For those who have not yet embraced Christ, our homes can be a safe place for expressing doubts, asking questions, and winsomely sharing the gospel.

In Christian hospitality, our homes are outposts of God’s kingdom—spaces and places where God tugs at our hearts toward his glory.

Fruitful Christian Hospitality at Home
Christian hospitality can happen anywhere, even at a coffee shop or a restaurant. However, loneliness and friendlessness are an epidemic in India. So I am convinced that hospitality at home is most conducive to the human heart.

Hospitality at home helps to slow down and enjoy what God might have planned for our mutual encouragement. These three postures are particularly helpful in showing hospitality effectively.

We are Pilgrims
We belong to Christ. This is our core identity. It fundamentally reshapes our relationship with everything in this world.

Whatever we possess now is in service of Christ (1 Cor. 7:29-31). No earthly residence will satisfy us like Christ’s fully-blossomed redemption.

As the writer of Hebrews says, “here we have no lasting city, but we seek the city that is to come” (Heb. 13:14).

We are pilgrims on a journey to enjoy Jesus more deeply. Our homes are not kingdoms we build merely for our comfort. They are stations of rest and refuge in Christ for weary sojourners.

We Love
Our Saviour left his Father’s presence to inhabit our inhospitable world, with nowhere to rest his head (Matt. 8:20). He left his home so we can receive an eternal home with his Father, whom we now call “Our Father” from the comfort of our homes.

Hospitality calls us to fight. God wrestles our hearts to win us through ordinary words in ordinary homes over ordinary meals.

Christ’s sacrificial love directs our hearts and homes to serve others sacrificially. As pilgrims, we show hospitality when we drink chai with others, have a bible study, read a book together, enjoy a home-cooked meal, or play an intense game of Monopoly Deal.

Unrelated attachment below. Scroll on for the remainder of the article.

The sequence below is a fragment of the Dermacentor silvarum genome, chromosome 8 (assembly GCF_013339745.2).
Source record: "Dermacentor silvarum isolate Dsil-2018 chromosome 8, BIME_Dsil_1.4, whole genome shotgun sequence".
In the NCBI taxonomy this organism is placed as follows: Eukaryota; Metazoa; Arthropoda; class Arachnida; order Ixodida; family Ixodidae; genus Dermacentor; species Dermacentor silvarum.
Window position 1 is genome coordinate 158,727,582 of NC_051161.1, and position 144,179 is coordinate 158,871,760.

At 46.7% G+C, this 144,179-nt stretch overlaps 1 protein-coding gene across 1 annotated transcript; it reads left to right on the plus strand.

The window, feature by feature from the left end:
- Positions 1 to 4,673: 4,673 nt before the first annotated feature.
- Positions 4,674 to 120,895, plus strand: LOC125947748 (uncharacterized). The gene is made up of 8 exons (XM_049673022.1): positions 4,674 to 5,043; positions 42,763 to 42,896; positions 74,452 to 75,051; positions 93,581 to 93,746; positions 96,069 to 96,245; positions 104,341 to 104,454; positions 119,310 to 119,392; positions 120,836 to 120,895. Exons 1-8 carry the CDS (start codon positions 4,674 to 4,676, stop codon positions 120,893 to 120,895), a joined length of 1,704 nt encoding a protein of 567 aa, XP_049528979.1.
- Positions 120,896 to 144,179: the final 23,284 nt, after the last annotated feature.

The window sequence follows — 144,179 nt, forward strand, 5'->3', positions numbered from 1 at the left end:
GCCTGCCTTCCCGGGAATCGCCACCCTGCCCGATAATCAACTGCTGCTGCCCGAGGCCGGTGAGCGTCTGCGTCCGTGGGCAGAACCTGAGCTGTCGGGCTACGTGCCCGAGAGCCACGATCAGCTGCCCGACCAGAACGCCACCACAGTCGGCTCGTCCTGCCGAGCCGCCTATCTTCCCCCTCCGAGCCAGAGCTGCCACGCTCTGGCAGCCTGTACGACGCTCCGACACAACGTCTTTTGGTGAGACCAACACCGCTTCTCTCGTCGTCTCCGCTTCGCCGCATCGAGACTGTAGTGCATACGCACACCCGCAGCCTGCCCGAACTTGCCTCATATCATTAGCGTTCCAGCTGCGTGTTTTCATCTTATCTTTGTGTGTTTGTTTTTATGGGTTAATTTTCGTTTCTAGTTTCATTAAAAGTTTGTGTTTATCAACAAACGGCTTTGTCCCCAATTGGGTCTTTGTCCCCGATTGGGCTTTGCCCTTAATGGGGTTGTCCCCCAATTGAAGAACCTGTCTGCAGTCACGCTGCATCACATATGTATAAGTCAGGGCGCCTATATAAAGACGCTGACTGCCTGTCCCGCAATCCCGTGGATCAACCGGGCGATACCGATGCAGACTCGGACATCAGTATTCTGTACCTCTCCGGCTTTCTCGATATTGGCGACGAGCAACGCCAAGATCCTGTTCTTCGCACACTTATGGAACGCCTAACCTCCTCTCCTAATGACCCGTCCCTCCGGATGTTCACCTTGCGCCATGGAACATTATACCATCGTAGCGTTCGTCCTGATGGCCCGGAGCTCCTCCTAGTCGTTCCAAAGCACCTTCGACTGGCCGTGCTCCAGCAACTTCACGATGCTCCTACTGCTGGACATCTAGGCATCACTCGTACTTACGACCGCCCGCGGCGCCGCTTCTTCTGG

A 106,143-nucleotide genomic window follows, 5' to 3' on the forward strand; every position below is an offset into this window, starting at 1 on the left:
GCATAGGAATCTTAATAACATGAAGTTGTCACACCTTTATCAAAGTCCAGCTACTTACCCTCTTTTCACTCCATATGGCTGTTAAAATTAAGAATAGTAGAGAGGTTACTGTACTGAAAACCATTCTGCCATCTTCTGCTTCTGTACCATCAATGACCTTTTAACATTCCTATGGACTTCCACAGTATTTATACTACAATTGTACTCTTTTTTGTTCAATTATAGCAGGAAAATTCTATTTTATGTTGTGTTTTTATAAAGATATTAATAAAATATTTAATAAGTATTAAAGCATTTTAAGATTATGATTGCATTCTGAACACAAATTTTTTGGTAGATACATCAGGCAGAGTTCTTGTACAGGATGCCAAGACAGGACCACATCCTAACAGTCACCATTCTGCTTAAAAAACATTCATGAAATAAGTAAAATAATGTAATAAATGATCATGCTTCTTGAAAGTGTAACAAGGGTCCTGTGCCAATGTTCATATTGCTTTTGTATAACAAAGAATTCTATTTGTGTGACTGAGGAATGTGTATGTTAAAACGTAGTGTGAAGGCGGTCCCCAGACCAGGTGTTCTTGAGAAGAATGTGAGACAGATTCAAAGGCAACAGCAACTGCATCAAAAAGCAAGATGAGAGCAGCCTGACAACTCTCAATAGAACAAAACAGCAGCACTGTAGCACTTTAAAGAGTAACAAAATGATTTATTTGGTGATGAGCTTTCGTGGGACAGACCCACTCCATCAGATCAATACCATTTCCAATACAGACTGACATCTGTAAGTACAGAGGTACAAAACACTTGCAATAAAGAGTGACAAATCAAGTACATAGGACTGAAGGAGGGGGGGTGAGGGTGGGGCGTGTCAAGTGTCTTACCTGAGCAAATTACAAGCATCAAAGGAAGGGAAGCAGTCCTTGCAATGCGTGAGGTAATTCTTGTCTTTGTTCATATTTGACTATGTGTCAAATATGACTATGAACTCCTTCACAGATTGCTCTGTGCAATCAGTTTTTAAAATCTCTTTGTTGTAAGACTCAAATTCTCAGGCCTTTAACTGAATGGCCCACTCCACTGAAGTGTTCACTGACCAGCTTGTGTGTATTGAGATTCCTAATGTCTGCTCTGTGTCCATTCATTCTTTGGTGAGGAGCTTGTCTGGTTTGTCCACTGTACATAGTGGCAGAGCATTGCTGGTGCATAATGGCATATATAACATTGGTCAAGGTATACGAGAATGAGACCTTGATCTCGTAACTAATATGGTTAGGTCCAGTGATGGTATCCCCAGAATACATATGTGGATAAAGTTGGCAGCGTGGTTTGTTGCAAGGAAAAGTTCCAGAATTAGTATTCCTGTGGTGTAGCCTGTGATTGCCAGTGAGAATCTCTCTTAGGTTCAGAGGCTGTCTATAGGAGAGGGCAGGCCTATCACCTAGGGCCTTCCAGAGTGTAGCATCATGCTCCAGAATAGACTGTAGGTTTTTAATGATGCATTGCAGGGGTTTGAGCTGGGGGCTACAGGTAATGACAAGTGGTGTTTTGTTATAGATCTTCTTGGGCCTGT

Each time we do anything like this, we invite others to bask with us in the love of Christ. Hospitality is an invitation to love.

We Fight
Fyodor Dostoevsky, the Russian novelist, once remarked, “The awful thing is that beauty is mysterious as well as terrible. God and the devil are fighting there and the battlefield is the heart of man.”

Dostoevsky captures the apostle Paul’s sentiment, “we do not wrestle against flesh and blood, but against the rulers, against the authorities, against the cosmic powers over this present darkness, against the spiritual forces of evil in the heavenly places” (Eph. 6:12).

To love is to fight for the soul’s final resting place in Christ alone.

If the spiritual battleground is our heart, the place where our hearts can regularly gather together is in our homes. Here, we wage the battle for joy over biryani or chai, with gospel arrows directed at each other’s hearts. In our homes, we spur one another on towards love and good deeds (Heb. 10:24).

Hospitality calls us to fight. God wrestles our hearts to win us through ordinary words in ordinary homes over ordinary meals.

For this reason, Rosaria Butterfield has asserted, “Radically ordinary hospitality does not simply flow from the day-to-day interests of the household. You must prepare spiritually. The Bible calls spiritual preparation warfare. Radically ordinary hospitality is indeed spiritual warfare.”